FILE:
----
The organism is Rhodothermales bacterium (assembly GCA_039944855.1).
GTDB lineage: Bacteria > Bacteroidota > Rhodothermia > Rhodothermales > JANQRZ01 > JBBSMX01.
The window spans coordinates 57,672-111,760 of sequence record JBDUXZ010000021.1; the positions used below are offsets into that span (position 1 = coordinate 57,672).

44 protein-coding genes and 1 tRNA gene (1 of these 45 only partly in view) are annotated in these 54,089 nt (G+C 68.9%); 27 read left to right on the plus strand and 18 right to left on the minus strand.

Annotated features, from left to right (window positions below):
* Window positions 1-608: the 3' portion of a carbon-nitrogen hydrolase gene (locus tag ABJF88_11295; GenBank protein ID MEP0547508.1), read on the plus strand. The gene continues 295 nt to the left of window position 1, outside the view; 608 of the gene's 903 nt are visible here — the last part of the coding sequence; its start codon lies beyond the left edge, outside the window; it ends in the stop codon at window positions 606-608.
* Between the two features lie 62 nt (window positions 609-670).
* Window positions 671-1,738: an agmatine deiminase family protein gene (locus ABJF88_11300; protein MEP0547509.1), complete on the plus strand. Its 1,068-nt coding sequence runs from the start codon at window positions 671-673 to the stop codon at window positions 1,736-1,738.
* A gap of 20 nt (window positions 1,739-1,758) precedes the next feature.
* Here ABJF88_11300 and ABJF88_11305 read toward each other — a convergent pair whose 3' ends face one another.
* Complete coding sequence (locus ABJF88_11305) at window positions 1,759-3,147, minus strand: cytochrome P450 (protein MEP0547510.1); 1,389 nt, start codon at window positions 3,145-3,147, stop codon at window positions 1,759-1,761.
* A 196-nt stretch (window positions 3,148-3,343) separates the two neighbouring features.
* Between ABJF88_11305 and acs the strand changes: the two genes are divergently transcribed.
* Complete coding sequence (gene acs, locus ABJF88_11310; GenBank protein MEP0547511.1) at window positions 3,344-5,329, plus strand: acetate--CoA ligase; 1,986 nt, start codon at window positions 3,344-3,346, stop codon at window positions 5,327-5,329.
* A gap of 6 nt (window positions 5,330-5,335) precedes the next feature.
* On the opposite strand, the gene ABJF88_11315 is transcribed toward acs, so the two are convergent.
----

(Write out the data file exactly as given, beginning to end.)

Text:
The organism is Rhodothermales bacterium (assembly GCA_039944855.1).
GTDB lineage: Bacteria > Bacteroidota > Rhodothermia > Rhodothermales > JANQRZ01 > JBBSMX01.
The window spans coordinates 57,672-111,760 of sequence record JBDUXZ010000021.1; the positions used below are offsets into that span (position 1 = coordinate 57,672).

44 protein-coding genes and 1 tRNA gene (1 of these 45 only partly in view) are annotated in these 54,089 nt (G+C 68.9%); 27 read left to right on the plus strand and 18 right to left on the minus strand.

Annotated features, from left to right (window positions below):
* Window positions 1-608: the 3' portion of a carbon-nitrogen hydrolase gene (locus tag ABJF88_11295; GenBank protein ID MEP0547508.1), read on the plus strand. The gene continues 295 nt to the left of window position 1, outside the view; 608 of the gene's 903 nt are visible here — the last part of the coding sequence; its start codon lies beyond the left edge, outside the window; it ends in the stop codon at window positions 606-608.
* Between the two features lie 62 nt (window positions 609-670).
* Window positions 671-1,738: an agmatine deiminase family protein gene (locus ABJF88_11300; protein MEP0547509.1), complete on the plus strand. Its 1,068-nt coding sequence runs from the start codon at window positions 671-673 to the stop codon at window positions 1,736-1,738.
* A gap of 20 nt (window positions 1,739-1,758) precedes the next feature.
* Here ABJF88_11300 and ABJF88_11305 read toward each other — a convergent pair whose 3' ends face one another.
* Complete coding sequence (locus ABJF88_11305) at window positions 1,759-3,147, minus strand: cytochrome P450 (protein MEP0547510.1); 1,389 nt, start codon at window positions 3,145-3,147, stop codon at window positions 1,759-1,761.
* A 196-nt stretch (window positions 3,148-3,343) separates the two neighbouring features.
* Between ABJF88_11305 and acs the strand changes: the two genes are divergently transcribed.
* Complete coding sequence (gene acs, locus ABJF88_11310; GenBank protein MEP0547511.1) at window positions 3,344-5,329, plus strand: acetate--CoA ligase; 1,986 nt, start codon at window positions 3,344-3,346, stop codon at window positions 5,327-5,329.
* A gap of 6 nt (window positions 5,330-5,335) precedes the next feature.
* On the opposite strand, the gene ABJF88_11315 is transcribed toward acs, so the two are convergent.